By Caitlyn Oprysko
The Trump administration confirmed Friday that it will press forward with efforts to add a citizenship question to next year’s census, with President Donald Trump saying he’s exploring the possibility of reviving the question via executive order and government lawyers telling a federal judge that they’ve “been asked to reevaluate all available options.”
“We’re thinking about doing that. It’s one of the ways,” Trump said of the prospective executive order as he prepared to depart the White House for his New Jersey golf club. “We have four or five ways we could do it. It’s one of the ways and we’re thinking about doing it very seriously.”
The Trump administration’s plans to add such a question to the decennial census were dealt a surprise blow last week by the Supreme Court, which ruled that the Trump administration’s “explanation for agency action” was “incongruent with what the record reveals about the agency’s priorities and decison making process” and ordered government lawyers to present a more truthful explanation to a lower court. Chief Justice John Roberts, siding with the court’s four liberals, wrote the majority opinion.
In a court filing Friday, lawyers for the Justice Department confirmed that both DOJ and the Commerce Department were still weighing “whether the Supreme Court’s decision would allow for a new decision to include the citizenship question.” The filing reiterated what the lawyers told U.S. District Court Judge George Hazel Wednesday, after the president contradicted the government’s earlier assertion that it would drop efforts to include the question on next year’s survey.
When Commerce Secretary Wilbur Ross formally added the citizenship question last year, he said the information was needed to assist the Justice Department with enforcement of the Voting Rights Act.
But civil rights groups, Democratic-led state governments, and lower court judges said DOJ had expressed little interest in that data before or after it backed Ross’s move. Experts said adding the question would decrease the accuracy of voting-age citizen data because the query would lead a substantial number of people to avoid the entire survey.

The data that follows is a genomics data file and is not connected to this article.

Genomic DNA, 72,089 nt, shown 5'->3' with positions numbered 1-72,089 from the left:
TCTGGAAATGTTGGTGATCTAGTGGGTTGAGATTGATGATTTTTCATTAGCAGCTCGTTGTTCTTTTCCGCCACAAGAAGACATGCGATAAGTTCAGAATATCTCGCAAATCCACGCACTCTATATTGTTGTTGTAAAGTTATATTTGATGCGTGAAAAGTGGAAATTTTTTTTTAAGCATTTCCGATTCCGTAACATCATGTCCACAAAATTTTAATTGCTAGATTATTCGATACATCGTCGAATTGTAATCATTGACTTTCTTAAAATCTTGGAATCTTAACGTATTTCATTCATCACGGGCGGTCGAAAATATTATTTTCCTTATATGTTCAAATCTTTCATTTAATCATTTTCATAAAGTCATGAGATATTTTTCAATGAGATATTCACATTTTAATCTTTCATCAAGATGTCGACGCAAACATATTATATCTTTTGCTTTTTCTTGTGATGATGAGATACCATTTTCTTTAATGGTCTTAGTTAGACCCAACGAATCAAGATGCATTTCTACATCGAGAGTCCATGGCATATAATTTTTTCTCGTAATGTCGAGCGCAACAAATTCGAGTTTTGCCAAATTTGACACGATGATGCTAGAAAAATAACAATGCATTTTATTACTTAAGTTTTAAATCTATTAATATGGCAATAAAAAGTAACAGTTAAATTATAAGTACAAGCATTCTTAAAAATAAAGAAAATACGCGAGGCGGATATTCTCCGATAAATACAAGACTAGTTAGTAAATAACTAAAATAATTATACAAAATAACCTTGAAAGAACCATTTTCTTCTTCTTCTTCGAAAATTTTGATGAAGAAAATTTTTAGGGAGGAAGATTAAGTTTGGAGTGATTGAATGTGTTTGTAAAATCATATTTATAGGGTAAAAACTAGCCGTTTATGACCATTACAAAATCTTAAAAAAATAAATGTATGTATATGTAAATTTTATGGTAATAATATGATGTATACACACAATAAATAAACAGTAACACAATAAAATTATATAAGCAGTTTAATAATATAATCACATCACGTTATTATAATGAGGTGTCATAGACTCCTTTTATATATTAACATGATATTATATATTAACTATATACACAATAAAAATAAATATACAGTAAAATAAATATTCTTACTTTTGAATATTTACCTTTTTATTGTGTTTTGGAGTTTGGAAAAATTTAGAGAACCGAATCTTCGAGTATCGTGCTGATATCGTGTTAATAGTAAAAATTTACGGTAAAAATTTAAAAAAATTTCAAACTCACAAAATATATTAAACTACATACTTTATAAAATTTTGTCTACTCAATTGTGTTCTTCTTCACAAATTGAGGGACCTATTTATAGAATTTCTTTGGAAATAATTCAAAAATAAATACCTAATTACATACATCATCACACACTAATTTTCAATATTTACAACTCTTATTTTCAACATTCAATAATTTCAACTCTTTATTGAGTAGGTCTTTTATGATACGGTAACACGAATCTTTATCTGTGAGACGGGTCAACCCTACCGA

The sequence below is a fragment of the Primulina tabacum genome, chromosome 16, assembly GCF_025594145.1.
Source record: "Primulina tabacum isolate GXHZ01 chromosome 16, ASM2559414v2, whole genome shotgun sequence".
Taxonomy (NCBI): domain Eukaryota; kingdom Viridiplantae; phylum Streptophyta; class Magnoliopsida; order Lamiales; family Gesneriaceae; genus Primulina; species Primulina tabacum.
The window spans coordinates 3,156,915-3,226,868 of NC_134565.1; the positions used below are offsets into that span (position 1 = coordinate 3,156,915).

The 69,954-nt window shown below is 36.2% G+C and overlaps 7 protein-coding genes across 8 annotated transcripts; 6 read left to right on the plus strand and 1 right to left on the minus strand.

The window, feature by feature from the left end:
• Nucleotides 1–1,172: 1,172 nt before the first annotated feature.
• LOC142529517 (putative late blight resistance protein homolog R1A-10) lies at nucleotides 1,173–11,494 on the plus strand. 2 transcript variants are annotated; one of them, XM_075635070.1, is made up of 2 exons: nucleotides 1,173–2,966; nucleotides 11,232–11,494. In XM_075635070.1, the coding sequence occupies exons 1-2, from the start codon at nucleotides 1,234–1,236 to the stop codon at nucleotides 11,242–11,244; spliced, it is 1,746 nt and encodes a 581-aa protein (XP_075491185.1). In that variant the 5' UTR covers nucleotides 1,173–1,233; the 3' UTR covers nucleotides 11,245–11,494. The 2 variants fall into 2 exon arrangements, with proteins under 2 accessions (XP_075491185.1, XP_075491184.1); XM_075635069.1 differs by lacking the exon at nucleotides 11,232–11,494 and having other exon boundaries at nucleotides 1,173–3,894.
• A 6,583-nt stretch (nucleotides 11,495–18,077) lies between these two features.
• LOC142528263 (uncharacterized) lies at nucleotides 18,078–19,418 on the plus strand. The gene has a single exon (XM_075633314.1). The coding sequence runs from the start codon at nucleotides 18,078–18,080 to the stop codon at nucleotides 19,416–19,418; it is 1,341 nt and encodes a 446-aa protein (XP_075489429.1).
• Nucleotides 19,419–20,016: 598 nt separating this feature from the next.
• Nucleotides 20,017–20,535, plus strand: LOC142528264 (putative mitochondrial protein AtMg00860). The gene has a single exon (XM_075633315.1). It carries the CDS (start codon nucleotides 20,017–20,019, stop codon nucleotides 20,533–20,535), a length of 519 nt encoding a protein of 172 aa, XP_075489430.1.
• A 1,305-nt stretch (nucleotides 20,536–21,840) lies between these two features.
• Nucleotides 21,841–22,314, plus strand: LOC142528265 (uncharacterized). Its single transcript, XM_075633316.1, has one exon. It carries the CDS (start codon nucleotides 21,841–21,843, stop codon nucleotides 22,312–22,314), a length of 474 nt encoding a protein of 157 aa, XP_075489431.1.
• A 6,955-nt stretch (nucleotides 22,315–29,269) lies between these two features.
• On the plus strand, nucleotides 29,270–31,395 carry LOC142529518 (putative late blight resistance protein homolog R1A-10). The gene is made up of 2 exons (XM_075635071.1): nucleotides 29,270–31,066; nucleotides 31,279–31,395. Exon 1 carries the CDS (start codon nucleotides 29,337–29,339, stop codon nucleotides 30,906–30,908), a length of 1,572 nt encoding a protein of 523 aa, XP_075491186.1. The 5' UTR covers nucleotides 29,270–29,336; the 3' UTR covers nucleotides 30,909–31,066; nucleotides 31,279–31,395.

The Supreme Court majority agreed that the administration’s stated reason was not believable, with Roberts saying it appeared “contrived” and “a distraction.”
Trump came close to admitting as much when he was asked Friday why he believed the question was needed. “You need it for many reasons,” the president responded. “Number one, you need it for Congress, you need it for Congress, for districting. You need it for appropriations — where are the funds going? How many people are there? Are they citizens or are they not citizens?”
The Constitution states that apportionment for congressional seats be based on “persons” — not citizens. Trump’s statement could be seen as bolstering the claims of opponents of the question that the administration’s true purpose in adding the question is to diminish the political power of Latinos and other immigrants, who tend to reside in areas represented by Democrats.
Acting director of U.S. Customs and Immigration Services Ken Cuccinelli on Friday also appeared to undermine the administration’s earlier justifications for the question.
“Frankly, as part of the ongoing debate over how we deal financially and legally with the burden of those who are not here legally,” he said on Fox Business in a defense of why the question was necessary, calling it “a relevant issue.”
The Justice Department announced after last week’s Supreme Court decision that census forms would be printed without the citizenship question, a position backed up as late as Tuesday night by Commerce Secretary Wilbur Ross, whose department oversees the census. But those announcements were rendered moot Wednesday by the president, who declared via Twitter that his administration would continue fighting to include the question.
“The News Reports about the Department of Commerce dropping its quest to put the Citizenship Question on the Census is incorrect or, to state it differently, FAKE!” the president wrote online, adding that “We are absolutely moving forward, as we must, because of the importance of the answer to this question.”